Viruses employ all the techniques of seasoned spies to infiltrate cells. They change identities frequently and find secret gateways, known as receptors, through cell walls. Now, Chetankumar Tailor, Ph.D., postdoctoral fellow and David Kabat, Ph.D, professor, both of Oregon Health Sciences University's Department of Biochemistry and Molecular Biology, have uncloaked a mechanism used by certain leukemia viruses to attach themselves to a cell surface and then sneak into the cell's interior.
The same researchers have also devised a way to rapidly clone human genes that encode receptors for selected viruses. Their study results, being published in the February issue of the Proceedings of the National Academy of Sciences, could help uncover clues to the diagnosis and treatment of not only leukemia, but HIV and other viral infections. The research was funded by the National Institutes of Health and The Wellcome Trust.
"Using DNA from human cells, we developed an improved method for cloning a human gene that encodes the receptor for two kinds of leukemia viruses called xenotropic and polytropic murine leukemia," said Kabat, in whose laboratory the experiments took place. "Receptors are proteins that serve as gatekeepers for the cell. For over a decade, many labs have been searching for receptors that viruses attach themselves to, with limited success. We have found new methods and now can reliably clone the gatekeeping system that welcomes the leukemia virus and guides it into the cell."
What's more, this research proves that diverse viruses can get into cells using the same receptor. The xenotropic leukemia viruses are part of a class of "retroviruses" that infect humans, other mammals and some wild strains of mice. The polytropic retroviruses cannot infect humans and are especially infectious to mice. But both forms of the virus use the same receptor to invade the cell. In other words, the receptor mechanism is the same in mice as in people.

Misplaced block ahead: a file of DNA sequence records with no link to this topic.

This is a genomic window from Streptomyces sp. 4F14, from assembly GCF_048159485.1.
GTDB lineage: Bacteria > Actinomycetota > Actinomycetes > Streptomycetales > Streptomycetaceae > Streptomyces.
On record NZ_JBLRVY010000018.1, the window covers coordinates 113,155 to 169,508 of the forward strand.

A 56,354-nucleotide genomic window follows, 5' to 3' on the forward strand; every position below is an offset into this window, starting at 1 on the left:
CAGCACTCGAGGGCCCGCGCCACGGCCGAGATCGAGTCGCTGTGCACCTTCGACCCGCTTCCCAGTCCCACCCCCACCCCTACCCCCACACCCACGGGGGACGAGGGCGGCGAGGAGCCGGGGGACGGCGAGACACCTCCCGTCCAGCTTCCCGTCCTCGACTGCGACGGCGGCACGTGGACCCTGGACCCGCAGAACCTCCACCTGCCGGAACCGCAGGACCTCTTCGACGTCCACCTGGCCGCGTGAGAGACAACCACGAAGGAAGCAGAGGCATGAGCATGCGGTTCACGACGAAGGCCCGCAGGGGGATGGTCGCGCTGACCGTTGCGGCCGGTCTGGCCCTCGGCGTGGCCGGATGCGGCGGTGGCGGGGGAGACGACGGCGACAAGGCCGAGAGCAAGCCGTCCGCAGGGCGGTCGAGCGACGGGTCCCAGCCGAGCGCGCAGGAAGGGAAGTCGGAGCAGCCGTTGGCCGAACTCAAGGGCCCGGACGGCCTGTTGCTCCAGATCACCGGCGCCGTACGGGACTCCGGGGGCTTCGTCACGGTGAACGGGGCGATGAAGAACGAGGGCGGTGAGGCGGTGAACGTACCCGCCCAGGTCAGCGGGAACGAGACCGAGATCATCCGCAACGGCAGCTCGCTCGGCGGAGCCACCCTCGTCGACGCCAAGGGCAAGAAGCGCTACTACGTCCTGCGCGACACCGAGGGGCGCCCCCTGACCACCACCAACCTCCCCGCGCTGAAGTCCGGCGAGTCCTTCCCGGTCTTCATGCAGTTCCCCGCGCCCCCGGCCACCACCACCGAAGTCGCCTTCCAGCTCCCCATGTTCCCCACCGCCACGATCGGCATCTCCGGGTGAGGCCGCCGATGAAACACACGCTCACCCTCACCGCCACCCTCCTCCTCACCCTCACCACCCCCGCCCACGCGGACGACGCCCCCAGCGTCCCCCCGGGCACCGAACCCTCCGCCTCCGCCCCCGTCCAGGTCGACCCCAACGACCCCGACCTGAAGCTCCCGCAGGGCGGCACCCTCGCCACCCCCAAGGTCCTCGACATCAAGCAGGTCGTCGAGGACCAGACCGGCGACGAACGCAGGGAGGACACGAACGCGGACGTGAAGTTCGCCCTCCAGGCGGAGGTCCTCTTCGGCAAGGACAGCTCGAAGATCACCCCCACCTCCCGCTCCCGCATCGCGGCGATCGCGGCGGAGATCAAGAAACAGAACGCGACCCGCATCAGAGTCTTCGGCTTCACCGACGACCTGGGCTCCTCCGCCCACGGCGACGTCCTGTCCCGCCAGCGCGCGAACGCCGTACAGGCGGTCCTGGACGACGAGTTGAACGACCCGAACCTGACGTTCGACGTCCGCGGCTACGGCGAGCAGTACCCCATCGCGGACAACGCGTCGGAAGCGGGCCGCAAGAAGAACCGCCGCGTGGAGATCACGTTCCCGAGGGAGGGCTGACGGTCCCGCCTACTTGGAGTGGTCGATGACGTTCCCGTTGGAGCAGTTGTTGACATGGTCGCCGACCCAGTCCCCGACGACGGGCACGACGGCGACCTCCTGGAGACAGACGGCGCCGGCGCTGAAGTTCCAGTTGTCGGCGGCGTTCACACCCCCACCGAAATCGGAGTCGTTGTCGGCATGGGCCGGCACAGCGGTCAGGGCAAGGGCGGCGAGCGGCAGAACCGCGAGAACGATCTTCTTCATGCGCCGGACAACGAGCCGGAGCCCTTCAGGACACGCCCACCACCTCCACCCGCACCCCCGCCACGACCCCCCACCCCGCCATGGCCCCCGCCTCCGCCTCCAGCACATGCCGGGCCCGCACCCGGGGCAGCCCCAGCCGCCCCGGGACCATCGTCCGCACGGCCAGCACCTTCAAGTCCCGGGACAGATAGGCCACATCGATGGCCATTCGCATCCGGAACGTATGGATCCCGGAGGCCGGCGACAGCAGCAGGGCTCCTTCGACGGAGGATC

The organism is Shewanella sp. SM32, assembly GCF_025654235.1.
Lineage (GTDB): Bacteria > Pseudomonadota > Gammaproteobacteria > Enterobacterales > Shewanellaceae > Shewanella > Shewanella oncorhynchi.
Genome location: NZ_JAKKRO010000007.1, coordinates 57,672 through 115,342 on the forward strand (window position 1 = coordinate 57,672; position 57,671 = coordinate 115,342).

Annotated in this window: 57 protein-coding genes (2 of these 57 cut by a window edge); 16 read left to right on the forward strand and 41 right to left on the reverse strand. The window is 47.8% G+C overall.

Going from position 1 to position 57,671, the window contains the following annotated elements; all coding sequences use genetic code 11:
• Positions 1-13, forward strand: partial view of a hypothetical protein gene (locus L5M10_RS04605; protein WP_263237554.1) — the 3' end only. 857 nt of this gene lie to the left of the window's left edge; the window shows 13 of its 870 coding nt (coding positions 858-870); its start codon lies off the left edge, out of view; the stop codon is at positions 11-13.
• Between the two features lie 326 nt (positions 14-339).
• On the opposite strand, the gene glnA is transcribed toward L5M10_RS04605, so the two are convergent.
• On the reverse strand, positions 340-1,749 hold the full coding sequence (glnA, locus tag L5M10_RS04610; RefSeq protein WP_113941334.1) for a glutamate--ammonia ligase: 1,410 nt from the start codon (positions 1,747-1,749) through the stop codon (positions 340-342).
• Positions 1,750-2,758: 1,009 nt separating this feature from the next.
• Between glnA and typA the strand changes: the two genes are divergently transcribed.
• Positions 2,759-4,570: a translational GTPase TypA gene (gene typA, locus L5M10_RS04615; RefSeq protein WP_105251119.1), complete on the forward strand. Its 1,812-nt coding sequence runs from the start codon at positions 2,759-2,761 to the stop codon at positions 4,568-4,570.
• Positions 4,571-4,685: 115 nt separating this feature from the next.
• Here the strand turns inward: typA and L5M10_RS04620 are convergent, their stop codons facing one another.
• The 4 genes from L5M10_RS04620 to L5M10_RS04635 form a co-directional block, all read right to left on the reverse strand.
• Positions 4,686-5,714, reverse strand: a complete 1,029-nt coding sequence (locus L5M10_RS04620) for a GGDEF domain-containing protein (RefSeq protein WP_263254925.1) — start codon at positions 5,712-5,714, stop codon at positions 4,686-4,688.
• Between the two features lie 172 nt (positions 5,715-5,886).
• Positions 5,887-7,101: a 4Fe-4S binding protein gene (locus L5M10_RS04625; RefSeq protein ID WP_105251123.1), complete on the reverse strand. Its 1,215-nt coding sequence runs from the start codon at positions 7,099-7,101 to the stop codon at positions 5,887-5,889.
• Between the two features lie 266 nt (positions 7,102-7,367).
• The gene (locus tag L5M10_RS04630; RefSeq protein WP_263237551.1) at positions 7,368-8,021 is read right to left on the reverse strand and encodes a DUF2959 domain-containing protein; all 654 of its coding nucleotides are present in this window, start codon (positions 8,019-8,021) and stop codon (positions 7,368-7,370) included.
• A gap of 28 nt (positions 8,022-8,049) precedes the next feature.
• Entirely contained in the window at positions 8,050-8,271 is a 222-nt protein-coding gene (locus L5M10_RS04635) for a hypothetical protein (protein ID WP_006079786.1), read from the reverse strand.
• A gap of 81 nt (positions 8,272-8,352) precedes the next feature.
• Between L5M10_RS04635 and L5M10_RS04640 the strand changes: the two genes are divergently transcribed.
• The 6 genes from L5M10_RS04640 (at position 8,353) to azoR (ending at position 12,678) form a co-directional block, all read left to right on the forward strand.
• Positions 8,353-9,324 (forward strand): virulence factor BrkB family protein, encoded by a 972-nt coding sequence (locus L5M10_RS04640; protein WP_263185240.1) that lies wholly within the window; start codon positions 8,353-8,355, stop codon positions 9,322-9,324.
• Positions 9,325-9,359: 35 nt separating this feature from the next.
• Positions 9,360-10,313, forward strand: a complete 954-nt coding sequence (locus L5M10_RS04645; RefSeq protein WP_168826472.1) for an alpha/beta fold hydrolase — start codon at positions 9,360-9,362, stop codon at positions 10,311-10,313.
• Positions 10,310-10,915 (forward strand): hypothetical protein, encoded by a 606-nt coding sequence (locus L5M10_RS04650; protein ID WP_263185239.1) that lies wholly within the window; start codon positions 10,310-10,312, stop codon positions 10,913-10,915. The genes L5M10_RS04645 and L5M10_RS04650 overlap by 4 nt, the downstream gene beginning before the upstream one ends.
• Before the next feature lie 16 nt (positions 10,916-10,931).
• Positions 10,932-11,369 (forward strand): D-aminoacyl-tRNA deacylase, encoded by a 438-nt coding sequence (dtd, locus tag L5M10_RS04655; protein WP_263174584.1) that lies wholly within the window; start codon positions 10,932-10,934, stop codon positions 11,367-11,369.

The discovery itself was made possible by a method, refined by Tailor, for cloning the receptors relatively quickly. "The basic technique we are using is to isolate a gene from a cell which is susceptible to the virus and express that gene in cells that are resistant to the virus. If the resistant cell becomes susceptible, we know we've found the gene," said Tailor. While the process sounds simple, successfully isolating receptor genes has, until recently, taken many years of painstaking work. But the method used by Tailor employs a retrovirus as a kind of Trojan horse. A retrovirus containing the susceptibility gene is used to infiltrate the resistant cell and deliver its genetic cargo. The process can be complete in as little as six weeks. "To be able to reliably clone the gene we want in such a short time is a major breakthrough," said Kabat.
The OHSU study lays the groundwork for finding other receptors that help viruses, such as HIV, invade cells and could open up new areas of research into drugs to combat the viruses. Viruses and cells are constantly involved in an elaborate arms race. Cells develop resistance to certain viruses, then the viruses mutate and find a way to enter the cells, then the cells develop resistance again, and so on. The leukemia viruses studied in the Kabat laboratory are mutations of earlier forms of the virus. In the case of leukemia, as with AIDS, mutant forms of the virus are often far more damaging than the original virus they sprang from. So finding the receptor the mutant viruses attach themselves to could be used as a clinical tool.
"By identifying the receptor there is a potential to design drugs that block the virus," said Tailor. "The virus first has to attach to the receptor before it can invade the cell. If we can block that part of the process we could potentially prevent entry of the virus."
Efforts to isolate viral receptors continue in the Kabat laboratory. Tailor has recently identified receptors for one of three forms (subgroup C) of the feline leukemia virus that causes fatal anemia in domestic cats, and for type D primate retroviruses, a family of viruses that cause severe immunodeficiencies in primates and that have been found in numerous AIDS patients, particularly in Africa. Results of those studies are awaiting publication.
The above post is reprinted from materials provided by Oregon Health Sciences University. Note: Content may be edited for style and length.
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